He sees the elements of a city falling apart and how to appeal to what people want to help them achieve what they want while creating peace. The gang members might look like they want to create mayhem, but they probably just wanted to feel a part of a community, which the psychopathic leader Batman defeated earlier (after first losing to him) provided it. The regular citizens don’t want chaos and ruin. They can’t do anything alone. They want a voice to give them purpose and meaning.

While I don’t believe in a leader coming in on a horse, I do think we humans will lash out to be heard and feel important if we feel unheard and misunderstood. I don’t consider giving people meaning and purpose through action based on their deepest interests—leadership—the only way to avoid lashing out, but it works, if the leaders begin with listening and understanding.

Here’s the story’s resolution:


The nuclear weapon Superman steered away from destroying its target still caused electrical power to go down in Gotham, including security failing in prisons, allowing a large gang just imprisoned to escape. Riots began.

Batman arrives:

He gives them a way to act, which they want, in a direction that helps, which they couldn’t see before. It happens too fast and too pat. It’s a comic book, so the time scale is off but it works because it gets the emotions.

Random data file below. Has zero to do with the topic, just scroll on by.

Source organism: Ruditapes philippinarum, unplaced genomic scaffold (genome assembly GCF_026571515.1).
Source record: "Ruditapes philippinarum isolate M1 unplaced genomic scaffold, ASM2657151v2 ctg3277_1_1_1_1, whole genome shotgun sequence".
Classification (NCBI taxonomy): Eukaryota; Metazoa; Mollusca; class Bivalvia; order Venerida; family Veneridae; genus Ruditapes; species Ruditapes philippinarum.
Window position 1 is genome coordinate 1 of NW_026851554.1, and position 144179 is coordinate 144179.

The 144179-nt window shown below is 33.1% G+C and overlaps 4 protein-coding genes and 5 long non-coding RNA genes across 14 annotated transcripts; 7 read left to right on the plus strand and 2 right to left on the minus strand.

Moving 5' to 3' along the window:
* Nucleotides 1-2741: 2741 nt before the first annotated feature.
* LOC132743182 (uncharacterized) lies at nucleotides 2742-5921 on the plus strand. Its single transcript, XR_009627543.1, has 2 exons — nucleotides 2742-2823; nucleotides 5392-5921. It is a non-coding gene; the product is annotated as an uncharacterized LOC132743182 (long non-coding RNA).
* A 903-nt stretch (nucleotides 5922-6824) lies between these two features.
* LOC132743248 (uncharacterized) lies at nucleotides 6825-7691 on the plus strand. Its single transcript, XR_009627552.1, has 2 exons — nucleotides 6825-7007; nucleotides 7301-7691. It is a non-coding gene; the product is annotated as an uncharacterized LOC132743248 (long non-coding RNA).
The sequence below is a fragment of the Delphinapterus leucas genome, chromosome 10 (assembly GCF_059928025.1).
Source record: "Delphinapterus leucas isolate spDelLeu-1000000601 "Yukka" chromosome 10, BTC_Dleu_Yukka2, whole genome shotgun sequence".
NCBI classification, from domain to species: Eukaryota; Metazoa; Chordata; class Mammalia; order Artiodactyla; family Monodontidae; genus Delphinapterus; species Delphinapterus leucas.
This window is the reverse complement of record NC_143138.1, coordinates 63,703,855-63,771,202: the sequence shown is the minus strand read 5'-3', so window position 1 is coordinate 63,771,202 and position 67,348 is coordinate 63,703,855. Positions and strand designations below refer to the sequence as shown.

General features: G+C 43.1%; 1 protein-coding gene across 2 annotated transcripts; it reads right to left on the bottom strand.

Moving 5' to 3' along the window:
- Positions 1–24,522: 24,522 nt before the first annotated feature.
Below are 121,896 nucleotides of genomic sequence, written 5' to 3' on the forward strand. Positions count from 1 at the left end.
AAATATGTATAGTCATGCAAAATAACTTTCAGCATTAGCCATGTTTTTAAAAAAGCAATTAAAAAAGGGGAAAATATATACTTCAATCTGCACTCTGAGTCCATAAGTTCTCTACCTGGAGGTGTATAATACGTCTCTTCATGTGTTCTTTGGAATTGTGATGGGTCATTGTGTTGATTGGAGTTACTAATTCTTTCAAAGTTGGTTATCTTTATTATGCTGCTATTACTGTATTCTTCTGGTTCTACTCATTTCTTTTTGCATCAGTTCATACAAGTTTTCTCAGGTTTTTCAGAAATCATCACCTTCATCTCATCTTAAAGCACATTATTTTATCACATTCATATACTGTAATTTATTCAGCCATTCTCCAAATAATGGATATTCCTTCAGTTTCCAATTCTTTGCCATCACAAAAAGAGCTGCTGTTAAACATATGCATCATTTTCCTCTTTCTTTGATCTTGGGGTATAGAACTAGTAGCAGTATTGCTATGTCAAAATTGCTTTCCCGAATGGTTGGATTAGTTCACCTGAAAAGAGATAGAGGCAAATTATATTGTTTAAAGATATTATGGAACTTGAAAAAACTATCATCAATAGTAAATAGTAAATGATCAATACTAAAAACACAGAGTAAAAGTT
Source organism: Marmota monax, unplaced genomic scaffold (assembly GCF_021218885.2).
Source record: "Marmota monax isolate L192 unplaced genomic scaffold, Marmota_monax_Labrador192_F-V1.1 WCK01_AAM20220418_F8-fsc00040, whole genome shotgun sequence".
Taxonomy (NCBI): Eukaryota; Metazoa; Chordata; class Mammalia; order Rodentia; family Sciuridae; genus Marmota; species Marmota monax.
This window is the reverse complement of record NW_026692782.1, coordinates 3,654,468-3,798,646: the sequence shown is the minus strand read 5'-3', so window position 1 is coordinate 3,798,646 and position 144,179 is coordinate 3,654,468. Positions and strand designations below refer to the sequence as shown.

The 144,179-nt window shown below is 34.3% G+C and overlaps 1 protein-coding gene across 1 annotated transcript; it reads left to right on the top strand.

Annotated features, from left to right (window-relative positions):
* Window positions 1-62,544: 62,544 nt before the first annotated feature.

The book skips how he organizes them and how urban hoods learned to use lassos in a few minutes. Fiction enables us to suspend our disbelief when we find something plausible to compel us forward. The dramatic image helps, but again, I think the emotion feels plausible. Batman feels compelled to restore a city from a state like what led to a criminal killing his parents over a necklace. He wants to restore order and steer its youth to productive activities. The youth want to feel important.

Between the above page and the one below—the final page of the four-book series—I skipped everyone resolving the problem. The story ends with Batman training the next generation in civic service. A “good life” isn’t peace on Earth. People’s values differ so they will conflict. For Batman, a good life is disciplined work that acknowledges the inevitability of conflict and finds meaning and purpose in enabling people with conflicting values—that is, us—to live together.